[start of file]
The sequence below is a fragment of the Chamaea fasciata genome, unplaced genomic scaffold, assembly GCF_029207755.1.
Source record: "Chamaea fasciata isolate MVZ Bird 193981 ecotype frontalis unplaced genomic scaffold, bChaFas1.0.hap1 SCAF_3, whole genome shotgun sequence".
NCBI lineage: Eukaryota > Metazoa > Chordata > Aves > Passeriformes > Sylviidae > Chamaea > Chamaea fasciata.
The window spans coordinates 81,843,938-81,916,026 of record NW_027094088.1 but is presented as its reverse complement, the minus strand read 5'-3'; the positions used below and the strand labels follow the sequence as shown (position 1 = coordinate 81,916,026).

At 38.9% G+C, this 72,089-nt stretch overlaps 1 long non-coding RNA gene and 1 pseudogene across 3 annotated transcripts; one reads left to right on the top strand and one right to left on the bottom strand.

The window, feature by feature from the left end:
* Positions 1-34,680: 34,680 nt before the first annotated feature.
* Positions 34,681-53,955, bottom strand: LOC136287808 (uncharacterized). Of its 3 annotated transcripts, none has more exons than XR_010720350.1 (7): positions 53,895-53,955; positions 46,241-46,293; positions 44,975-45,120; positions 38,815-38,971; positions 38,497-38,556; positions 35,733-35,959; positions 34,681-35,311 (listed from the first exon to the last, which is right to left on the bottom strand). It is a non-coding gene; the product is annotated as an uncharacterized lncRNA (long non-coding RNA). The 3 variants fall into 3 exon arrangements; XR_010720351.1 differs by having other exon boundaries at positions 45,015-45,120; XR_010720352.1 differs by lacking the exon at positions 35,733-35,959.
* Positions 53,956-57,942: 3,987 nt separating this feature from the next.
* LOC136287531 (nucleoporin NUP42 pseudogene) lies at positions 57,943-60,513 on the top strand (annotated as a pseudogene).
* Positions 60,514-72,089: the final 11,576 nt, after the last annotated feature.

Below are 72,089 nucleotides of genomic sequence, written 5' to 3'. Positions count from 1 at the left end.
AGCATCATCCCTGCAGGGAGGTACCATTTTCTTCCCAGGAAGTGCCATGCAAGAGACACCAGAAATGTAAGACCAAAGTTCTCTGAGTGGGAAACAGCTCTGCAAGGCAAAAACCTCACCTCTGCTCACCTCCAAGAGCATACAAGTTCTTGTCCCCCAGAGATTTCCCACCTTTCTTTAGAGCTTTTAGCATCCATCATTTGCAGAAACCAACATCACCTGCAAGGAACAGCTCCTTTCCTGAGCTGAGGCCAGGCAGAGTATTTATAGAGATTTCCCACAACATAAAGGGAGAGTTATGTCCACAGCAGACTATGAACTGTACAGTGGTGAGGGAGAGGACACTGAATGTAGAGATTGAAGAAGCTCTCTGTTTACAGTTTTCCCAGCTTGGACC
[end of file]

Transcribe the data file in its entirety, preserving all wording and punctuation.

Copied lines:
The sequence below is a fragment of the Chamaea fasciata genome, unplaced genomic scaffold, assembly GCF_029207755.1.
Source record: "Chamaea fasciata isolate MVZ Bird 193981 ecotype frontalis unplaced genomic scaffold, bChaFas1.0.hap1 SCAF_3, whole genome shotgun sequence".
NCBI lineage: Eukaryota > Metazoa > Chordata > Aves > Passeriformes > Sylviidae > Chamaea > Chamaea fasciata.
The window spans coordinates 81,843,938-81,916,026 of record NW_027094088.1 but is presented as its reverse complement, the minus strand read 5'-3'; the positions used below and the strand labels follow the sequence as shown (position 1 = coordinate 81,916,026).

At 38.9% G+C, this 72,089-nt stretch overlaps 1 long non-coding RNA gene and 1 pseudogene across 3 annotated transcripts; one reads left to right on the top strand and one right to left on the bottom strand.

The window, feature by feature from the left end:
* Positions 1-34,680: 34,680 nt before the first annotated feature.
* Positions 34,681-53,955, bottom strand: LOC136287808 (uncharacterized). Of its 3 annotated transcripts, none has more exons than XR_010720350.1 (7): positions 53,895-53,955; positions 46,241-46,293; positions 44,975-45,120; positions 38,815-38,971; positions 38,497-38,556; positions 35,733-35,959; positions 34,681-35,311 (listed from the first exon to the last, which is right to left on the bottom strand). It is a non-coding gene; the product is annotated as an uncharacterized lncRNA (long non-coding RNA). The 3 variants fall into 3 exon arrangements; XR_010720351.1 differs by having other exon boundaries at positions 45,015-45,120; XR_010720352.1 differs by lacking the exon at positions 35,733-35,959.
* Positions 53,956-57,942: 3,987 nt separating this feature from the next.
* LOC136287531 (nucleoporin NUP42 pseudogene) lies at positions 57,943-60,513 on the top strand (annotated as a pseudogene).
* Positions 60,514-72,089: the final 11,576 nt, after the last annotated feature.

Below are 72,089 nucleotides of genomic sequence, written 5' to 3'. Positions count from 1 at the left end.
AGCATCATCCCTGCAGGGAGGTACCATTTTCTTCCCAGGAAGTGCCATGCAAGAGACACCAGAAATGTAAGACCAAAGTTCTCTGAGTGGGAAACAGCTCTGCAAGGCAAAAACCTCACCTCTGCTCACCTCCAAGAGCATACAAGTTCTTGTCCCCCAGAGATTTCCCACCTTTCTTTAGAGCTTTTAGCATCCATCATTTGCAGAAACCAACATCACCTGCAAGGAACAGCTCCTTTCCTGAGCTGAGGCCAGGCAGAGTATTTATAGAGATTTCCCACAACATAAAGGGAGAGTTATGTCCACAGCAGACTATGAACTGTACAGTGGTGAGGGAGAGGACACTGAATGTAGAGATTGAAGAAGCTCTCTGTTTACAGTTTTCCCAGCTTGGACC